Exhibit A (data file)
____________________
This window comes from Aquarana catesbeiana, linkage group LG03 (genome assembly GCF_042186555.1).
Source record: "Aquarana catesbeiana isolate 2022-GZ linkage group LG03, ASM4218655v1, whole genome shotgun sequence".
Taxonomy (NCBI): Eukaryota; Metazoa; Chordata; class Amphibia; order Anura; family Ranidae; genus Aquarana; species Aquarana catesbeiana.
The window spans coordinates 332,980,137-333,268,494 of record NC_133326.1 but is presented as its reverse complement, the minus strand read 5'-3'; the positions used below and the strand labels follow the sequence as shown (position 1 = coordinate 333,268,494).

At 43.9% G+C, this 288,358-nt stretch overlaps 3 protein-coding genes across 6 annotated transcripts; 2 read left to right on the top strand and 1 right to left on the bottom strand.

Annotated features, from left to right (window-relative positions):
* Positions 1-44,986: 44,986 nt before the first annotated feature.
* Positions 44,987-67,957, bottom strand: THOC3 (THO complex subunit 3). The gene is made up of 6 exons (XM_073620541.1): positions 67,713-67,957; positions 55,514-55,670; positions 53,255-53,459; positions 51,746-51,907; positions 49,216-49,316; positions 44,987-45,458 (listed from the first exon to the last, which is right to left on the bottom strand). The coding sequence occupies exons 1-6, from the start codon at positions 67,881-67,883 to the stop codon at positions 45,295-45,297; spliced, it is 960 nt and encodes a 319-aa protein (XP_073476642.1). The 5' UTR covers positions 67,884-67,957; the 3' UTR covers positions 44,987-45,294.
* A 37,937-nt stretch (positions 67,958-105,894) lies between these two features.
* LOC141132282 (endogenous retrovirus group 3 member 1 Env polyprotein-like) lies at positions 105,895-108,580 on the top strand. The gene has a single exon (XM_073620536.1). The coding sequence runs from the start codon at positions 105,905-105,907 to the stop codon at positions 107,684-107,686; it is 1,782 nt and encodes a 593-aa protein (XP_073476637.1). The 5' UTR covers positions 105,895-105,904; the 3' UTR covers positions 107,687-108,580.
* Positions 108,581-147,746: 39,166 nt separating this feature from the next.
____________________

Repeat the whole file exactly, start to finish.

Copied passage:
This window comes from Aquarana catesbeiana, linkage group LG03 (genome assembly GCF_042186555.1).
Source record: "Aquarana catesbeiana isolate 2022-GZ linkage group LG03, ASM4218655v1, whole genome shotgun sequence".
Taxonomy (NCBI): Eukaryota; Metazoa; Chordata; class Amphibia; order Anura; family Ranidae; genus Aquarana; species Aquarana catesbeiana.
The window spans coordinates 332,980,137-333,268,494 of record NC_133326.1 but is presented as its reverse complement, the minus strand read 5'-3'; the positions used below and the strand labels follow the sequence as shown (position 1 = coordinate 333,268,494).

At 43.9% G+C, this 288,358-nt stretch overlaps 3 protein-coding genes across 6 annotated transcripts; 2 read left to right on the top strand and 1 right to left on the bottom strand.

Annotated features, from left to right (window-relative positions):
* Positions 1-44,986: 44,986 nt before the first annotated feature.
* Positions 44,987-67,957, bottom strand: THOC3 (THO complex subunit 3). The gene is made up of 6 exons (XM_073620541.1): positions 67,713-67,957; positions 55,514-55,670; positions 53,255-53,459; positions 51,746-51,907; positions 49,216-49,316; positions 44,987-45,458 (listed from the first exon to the last, which is right to left on the bottom strand). The coding sequence occupies exons 1-6, from the start codon at positions 67,881-67,883 to the stop codon at positions 45,295-45,297; spliced, it is 960 nt and encodes a 319-aa protein (XP_073476642.1). The 5' UTR covers positions 67,884-67,957; the 3' UTR covers positions 44,987-45,294.
* A 37,937-nt stretch (positions 67,958-105,894) lies between these two features.
* LOC141132282 (endogenous retrovirus group 3 member 1 Env polyprotein-like) lies at positions 105,895-108,580 on the top strand. The gene has a single exon (XM_073620536.1). The coding sequence runs from the start codon at positions 105,905-105,907 to the stop codon at positions 107,684-107,686; it is 1,782 nt and encodes a 593-aa protein (XP_073476637.1). The 5' UTR covers positions 105,895-105,904; the 3' UTR covers positions 107,687-108,580.
* Positions 108,581-147,746: 39,166 nt separating this feature from the next.